Coordinate processes and resources

A common analogy in logistics is that of the conductor. We have already emphasized the wide variety of activities, departments (marketing, accounting, sales…) and professionals involved in logistics, so being able to put everyone to work in the same direction is a giant step for companies. logistics functions.

Process design -how we do things- and how these are intertwined step by step is what allows us to avoid bottlenecks and traffic jams in our logistics. The difference between coordinated and uncoordinated logistics is the difference between success and failure.

Simplify and deal with complexity

Here we find two similar but not identical logistics functions. To simplify is to make simpler what is unnecessarily complex. Optimize the location of merchandise in the warehouse, provide tools for order preparation, eliminate intermediaries that do not add value and errors when sharing information, etc.

On the other hand, dealing with complexity means admitting the existence of processes that by their very nature have a high level of difficulty. This is a growing reality for logistics today, which is involved in an increasingly demanding environment: shorter deadlines, longer distances, a greater number of suppliers, catalogs with more references, reduction of stocks, more sources of information. … Are we going to be able to develop processes, tools and work teams that are capable of coexisting and working in these complex environments?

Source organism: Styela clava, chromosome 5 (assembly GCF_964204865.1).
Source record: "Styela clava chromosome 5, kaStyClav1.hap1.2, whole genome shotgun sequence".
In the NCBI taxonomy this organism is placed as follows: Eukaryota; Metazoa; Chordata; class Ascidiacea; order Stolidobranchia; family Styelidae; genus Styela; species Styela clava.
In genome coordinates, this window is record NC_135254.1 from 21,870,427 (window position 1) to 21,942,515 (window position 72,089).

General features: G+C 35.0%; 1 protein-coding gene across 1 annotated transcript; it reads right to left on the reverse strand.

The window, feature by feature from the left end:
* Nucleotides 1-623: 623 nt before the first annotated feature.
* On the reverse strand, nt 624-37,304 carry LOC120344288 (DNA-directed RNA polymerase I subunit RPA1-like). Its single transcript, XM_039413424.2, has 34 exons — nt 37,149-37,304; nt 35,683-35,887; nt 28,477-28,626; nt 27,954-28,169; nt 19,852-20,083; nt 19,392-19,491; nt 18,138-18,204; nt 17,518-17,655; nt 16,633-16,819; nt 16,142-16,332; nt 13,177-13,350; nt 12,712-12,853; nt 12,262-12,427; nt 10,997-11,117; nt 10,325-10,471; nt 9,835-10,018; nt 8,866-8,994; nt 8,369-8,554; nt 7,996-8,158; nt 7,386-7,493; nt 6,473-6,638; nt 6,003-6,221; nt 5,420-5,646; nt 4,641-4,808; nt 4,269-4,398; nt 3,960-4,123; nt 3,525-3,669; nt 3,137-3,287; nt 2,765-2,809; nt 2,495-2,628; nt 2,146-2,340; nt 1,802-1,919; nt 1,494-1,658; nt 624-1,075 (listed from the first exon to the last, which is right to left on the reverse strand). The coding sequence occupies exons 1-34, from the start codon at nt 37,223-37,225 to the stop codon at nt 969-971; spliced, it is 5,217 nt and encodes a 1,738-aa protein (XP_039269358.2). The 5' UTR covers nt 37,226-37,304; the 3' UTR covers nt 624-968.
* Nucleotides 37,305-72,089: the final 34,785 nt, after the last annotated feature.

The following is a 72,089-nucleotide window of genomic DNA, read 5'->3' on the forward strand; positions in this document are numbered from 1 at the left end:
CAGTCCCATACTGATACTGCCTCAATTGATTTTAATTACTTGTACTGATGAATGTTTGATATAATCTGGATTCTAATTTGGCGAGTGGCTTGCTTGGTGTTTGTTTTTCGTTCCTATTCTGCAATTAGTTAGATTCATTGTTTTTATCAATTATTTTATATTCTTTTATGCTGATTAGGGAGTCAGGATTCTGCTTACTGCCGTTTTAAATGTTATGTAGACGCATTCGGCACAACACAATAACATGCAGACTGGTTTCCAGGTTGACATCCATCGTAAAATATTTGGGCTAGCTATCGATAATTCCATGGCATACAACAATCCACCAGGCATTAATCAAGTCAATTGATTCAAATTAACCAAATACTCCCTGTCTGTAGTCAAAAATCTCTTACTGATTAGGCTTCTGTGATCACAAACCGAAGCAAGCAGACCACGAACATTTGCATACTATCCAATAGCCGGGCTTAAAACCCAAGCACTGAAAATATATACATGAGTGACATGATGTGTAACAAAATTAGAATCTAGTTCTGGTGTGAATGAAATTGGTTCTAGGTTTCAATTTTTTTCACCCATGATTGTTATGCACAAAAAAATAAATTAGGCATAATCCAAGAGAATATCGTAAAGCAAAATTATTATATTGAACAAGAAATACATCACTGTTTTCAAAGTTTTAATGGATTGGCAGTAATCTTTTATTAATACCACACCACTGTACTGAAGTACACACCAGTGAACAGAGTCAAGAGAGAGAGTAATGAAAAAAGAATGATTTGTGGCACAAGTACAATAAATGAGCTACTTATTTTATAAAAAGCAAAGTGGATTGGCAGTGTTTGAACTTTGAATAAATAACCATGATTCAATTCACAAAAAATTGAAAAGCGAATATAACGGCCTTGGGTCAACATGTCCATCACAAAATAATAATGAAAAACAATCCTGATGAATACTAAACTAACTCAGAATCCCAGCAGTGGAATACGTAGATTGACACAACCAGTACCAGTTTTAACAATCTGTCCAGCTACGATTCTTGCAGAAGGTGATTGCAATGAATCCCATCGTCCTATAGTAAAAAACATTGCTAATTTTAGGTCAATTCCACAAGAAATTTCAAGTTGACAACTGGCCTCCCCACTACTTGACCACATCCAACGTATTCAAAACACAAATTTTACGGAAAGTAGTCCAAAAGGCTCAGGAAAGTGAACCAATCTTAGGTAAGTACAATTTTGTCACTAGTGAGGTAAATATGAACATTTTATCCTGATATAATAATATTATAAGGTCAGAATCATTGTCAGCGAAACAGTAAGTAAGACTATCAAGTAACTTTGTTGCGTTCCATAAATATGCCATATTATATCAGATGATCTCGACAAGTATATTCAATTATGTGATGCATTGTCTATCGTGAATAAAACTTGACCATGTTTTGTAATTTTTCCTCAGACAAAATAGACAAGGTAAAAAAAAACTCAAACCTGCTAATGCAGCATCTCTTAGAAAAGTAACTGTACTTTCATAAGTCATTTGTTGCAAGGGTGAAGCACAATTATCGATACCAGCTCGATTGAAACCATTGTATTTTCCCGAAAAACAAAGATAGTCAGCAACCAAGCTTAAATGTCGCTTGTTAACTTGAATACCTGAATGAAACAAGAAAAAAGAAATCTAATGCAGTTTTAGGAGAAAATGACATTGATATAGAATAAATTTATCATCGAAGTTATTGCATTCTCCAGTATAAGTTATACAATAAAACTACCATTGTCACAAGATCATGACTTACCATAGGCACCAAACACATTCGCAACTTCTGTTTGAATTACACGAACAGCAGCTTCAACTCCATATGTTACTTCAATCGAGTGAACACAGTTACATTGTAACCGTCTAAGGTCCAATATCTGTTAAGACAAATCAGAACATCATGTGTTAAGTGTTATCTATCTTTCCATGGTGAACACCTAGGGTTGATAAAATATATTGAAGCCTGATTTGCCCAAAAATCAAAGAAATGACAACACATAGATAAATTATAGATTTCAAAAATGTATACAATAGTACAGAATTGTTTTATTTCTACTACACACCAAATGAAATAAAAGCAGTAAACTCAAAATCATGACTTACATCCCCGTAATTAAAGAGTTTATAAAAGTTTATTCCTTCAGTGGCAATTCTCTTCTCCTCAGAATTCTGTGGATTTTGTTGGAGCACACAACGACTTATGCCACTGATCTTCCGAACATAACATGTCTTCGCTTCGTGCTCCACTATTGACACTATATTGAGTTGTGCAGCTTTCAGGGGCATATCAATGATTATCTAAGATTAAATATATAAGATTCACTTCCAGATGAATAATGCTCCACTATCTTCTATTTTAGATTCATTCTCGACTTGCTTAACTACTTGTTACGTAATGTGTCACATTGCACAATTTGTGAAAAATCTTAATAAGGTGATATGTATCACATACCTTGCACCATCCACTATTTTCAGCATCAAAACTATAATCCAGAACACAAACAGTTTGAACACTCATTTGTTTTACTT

To plan

A cautious logistician is worth two. Planning is fundamental and its importance does not stop growing. Logistics must draw up a master plan in which it adjusts its needs with its available resources. What will my claim be? How many shipments will I have to prepare? When will I have everything I need to prepare them? How much do these shipments weigh and occupy? How long will it take me to prepare them and what does it cost me to do it? How long will it take to deliver them? What will happen if there are defects when delivering them and how much time do I have to solve it? What will be the total time that elapses from when you receive the order until its delivery is finished?

Demand planning, by itself, already requires the joint work of many departments (sales, marketing, logistics, etc.), which gives an idea of its complexity. However, despite all these questions and difficulties, really planned logistics will be able to answer them.

So far we have reviewed the “what” of logistics. In our next article we will address the “why”, the objectives for which it is carried out and the goals it intends to achieve once its activities and tasks have become a reality. We will see the customer gain prominence, their needs and their new demands -as in environmental policy- and how logistics helps your business stand out from your competition.

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Khaterine William